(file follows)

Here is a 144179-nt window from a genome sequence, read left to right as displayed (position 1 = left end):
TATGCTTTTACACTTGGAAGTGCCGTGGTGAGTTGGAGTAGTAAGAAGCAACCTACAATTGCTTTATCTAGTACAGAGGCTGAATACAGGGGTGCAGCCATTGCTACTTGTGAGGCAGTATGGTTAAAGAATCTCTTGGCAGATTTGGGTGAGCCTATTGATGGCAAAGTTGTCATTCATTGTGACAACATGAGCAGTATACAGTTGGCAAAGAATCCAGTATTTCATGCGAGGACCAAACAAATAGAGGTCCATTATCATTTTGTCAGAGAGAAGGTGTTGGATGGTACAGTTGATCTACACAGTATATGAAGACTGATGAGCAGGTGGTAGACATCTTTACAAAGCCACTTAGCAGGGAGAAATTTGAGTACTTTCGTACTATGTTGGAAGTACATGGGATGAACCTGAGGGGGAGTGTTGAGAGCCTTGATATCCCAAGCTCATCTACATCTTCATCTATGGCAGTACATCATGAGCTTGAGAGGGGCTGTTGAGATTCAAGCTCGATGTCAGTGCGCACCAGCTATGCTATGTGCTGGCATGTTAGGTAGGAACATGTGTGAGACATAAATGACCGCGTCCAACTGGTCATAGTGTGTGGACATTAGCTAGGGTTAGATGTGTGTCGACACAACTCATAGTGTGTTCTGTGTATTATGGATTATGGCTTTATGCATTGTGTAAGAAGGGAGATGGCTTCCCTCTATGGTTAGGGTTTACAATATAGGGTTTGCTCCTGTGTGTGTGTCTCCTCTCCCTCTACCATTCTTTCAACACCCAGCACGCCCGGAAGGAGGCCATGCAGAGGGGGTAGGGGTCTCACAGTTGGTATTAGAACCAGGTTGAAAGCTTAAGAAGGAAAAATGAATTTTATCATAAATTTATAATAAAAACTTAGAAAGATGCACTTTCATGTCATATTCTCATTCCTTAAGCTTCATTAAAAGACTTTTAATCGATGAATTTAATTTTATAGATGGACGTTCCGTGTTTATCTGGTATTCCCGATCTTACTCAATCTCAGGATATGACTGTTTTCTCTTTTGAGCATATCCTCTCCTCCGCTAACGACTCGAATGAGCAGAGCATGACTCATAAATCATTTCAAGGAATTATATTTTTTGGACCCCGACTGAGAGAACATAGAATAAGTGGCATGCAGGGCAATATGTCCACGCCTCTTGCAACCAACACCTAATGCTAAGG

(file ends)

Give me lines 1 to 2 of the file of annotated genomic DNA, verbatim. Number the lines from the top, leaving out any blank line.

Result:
Here is a 144179-nt window from a genome sequence, read left to right as displayed (position 1 = left end):
TATGCTTTTACACTTGGAAGTGCCGTGGTGAGTTGGAGTAGTAAGAAGCAACCTACAATTGCTTTATCTAGTACAGAGGCTGAATACAGGGGTGCAGCCATTGCTACTTGTGAGGCAGTATGGTTAAAGAATCTCTTGGCAGATTTGGGTGAGCCTATTGATGGCAAAGTTGTCATTCATTGTGACAACATGAGCAGTATACAGTTGGCAAAGAATCCAGTATTTCATGCGAGGACCAAACAAATAGAGGTCCATTATCATTTTGTCAGAGAGAAGGTGTTGGATGGTACAGTTGATCTACACAGTATATGAAGACTGATGAGCAGGTGGTAGACATCTTTACAAAGCCACTTAGCAGGGAGAAATTTGAGTACTTTCGTACTATGTTGGAAGTACATGGGATGAACCTGAGGGGGAGTGTTGAGAGCCTTGATATCCCAAGCTCATCTACATCTTCATCTATGGCAGTACATCATGAGCTTGAGAGGGGCTGTTGAGATTCAAGCTCGATGTCAGTGCGCACCAGCTATGCTATGTGCTGGCATGTTAGGTAGGAACATGTGTGAGACATAAATGACCGCGTCCAACTGGTCATAGTGTGTGGACATTAGCTAGGGTTAGATGTGTGTCGACACAACTCATAGTGTGTTCTGTGTATTATGGATTATGGCTTTATGCATTGTGTAAGAAGGGAGATGGCTTCCCTCTATGGTTAGGGTTTACAATATAGGGTTTGCTCCTGTGTGTGTGTCTCCTCTCCCTCTACCATTCTTTCAACACCCAGCACGCCCGGAAGGAGGCCATGCAGAGGGGGTAGGGGTCTCACAGTTGGTATTAGAACCAGGTTGAAAGCTTAAGAAGGAAAAATGAATTTTATCATAAATTTATAATAAAAACTTAGAAAGATGCACTTTCATGTCATATTCTCATTCCTTAAGCTTCATTAAAAGACTTTTAATCGATGAATTTAATTTTATAGATGGACGTTCCGTGTTTATCTGGTATTCCCGATCTTACTCAATCTCAGGATATGACTGTTTTCTCTTTTGAGCATATCCTCTCCTCCGCTAACGACTCGAATGAGCAGAGCATGACTCATAAATCATTTCAAGGAATTATATTTTTTGGACCCCGACTGAGAGAACATAGAATAAGTGGCATGCAGGGCAATATGTCCACGCCTCTTGCAACCAACACCTAATGCTAAGG